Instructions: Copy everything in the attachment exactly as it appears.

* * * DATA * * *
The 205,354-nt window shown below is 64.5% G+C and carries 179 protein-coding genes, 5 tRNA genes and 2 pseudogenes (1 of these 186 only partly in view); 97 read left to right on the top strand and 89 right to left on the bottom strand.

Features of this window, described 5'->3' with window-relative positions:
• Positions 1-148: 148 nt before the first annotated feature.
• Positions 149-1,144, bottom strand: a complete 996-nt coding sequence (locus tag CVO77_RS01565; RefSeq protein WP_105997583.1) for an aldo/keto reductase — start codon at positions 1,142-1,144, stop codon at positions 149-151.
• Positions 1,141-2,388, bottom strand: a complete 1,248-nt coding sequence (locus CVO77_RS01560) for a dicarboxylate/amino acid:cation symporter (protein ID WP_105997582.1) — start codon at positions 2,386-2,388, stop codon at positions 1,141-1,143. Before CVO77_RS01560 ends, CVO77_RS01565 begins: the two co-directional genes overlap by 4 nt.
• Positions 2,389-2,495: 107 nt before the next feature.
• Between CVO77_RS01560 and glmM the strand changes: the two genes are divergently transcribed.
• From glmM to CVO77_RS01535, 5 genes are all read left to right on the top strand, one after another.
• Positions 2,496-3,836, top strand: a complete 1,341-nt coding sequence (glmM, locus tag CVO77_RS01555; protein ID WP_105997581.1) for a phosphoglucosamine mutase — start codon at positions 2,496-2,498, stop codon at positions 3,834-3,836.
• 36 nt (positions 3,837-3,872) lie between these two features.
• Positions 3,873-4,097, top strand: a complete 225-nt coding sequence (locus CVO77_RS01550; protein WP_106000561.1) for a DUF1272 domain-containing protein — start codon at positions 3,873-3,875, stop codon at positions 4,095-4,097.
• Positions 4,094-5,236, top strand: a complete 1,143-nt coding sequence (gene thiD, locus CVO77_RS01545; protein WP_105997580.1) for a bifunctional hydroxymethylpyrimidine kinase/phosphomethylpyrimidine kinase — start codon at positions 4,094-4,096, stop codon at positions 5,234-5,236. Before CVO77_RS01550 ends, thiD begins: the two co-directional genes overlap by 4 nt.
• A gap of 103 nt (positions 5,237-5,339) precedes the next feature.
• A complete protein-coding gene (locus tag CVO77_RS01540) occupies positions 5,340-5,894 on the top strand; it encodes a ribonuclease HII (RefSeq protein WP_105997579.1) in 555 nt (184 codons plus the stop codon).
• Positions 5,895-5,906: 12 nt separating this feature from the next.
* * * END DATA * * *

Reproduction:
The 205,354-nt window shown below is 64.5% G+C and carries 179 protein-coding genes, 5 tRNA genes and 2 pseudogenes (1 of these 186 only partly in view); 97 read left to right on the top strand and 89 right to left on the bottom strand.

Features of this window, described 5'->3' with window-relative positions:
• Positions 1-148: 148 nt before the first annotated feature.
• Positions 149-1,144, bottom strand: a complete 996-nt coding sequence (locus tag CVO77_RS01565; RefSeq protein WP_105997583.1) for an aldo/keto reductase — start codon at positions 1,142-1,144, stop codon at positions 149-151.
• Positions 1,141-2,388, bottom strand: a complete 1,248-nt coding sequence (locus CVO77_RS01560) for a dicarboxylate/amino acid:cation symporter (protein ID WP_105997582.1) — start codon at positions 2,386-2,388, stop codon at positions 1,141-1,143. Before CVO77_RS01560 ends, CVO77_RS01565 begins: the two co-directional genes overlap by 4 nt.
• Positions 2,389-2,495: 107 nt before the next feature.
• Between CVO77_RS01560 and glmM the strand changes: the two genes are divergently transcribed.
• From glmM to CVO77_RS01535, 5 genes are all read left to right on the top strand, one after another.
• Positions 2,496-3,836, top strand: a complete 1,341-nt coding sequence (glmM, locus tag CVO77_RS01555; protein ID WP_105997581.1) for a phosphoglucosamine mutase — start codon at positions 2,496-2,498, stop codon at positions 3,834-3,836.
• 36 nt (positions 3,837-3,872) lie between these two features.
• Positions 3,873-4,097, top strand: a complete 225-nt coding sequence (locus CVO77_RS01550; protein WP_106000561.1) for a DUF1272 domain-containing protein — start codon at positions 3,873-3,875, stop codon at positions 4,095-4,097.
• Positions 4,094-5,236, top strand: a complete 1,143-nt coding sequence (gene thiD, locus CVO77_RS01545; protein WP_105997580.1) for a bifunctional hydroxymethylpyrimidine kinase/phosphomethylpyrimidine kinase — start codon at positions 4,094-4,096, stop codon at positions 5,234-5,236. Before CVO77_RS01550 ends, thiD begins: the two co-directional genes overlap by 4 nt.
• A gap of 103 nt (positions 5,237-5,339) precedes the next feature.
• A complete protein-coding gene (locus tag CVO77_RS01540) occupies positions 5,340-5,894 on the top strand; it encodes a ribonuclease HII (RefSeq protein WP_105997579.1) in 555 nt (184 codons plus the stop codon).
• Positions 5,895-5,906: 12 nt separating this feature from the next.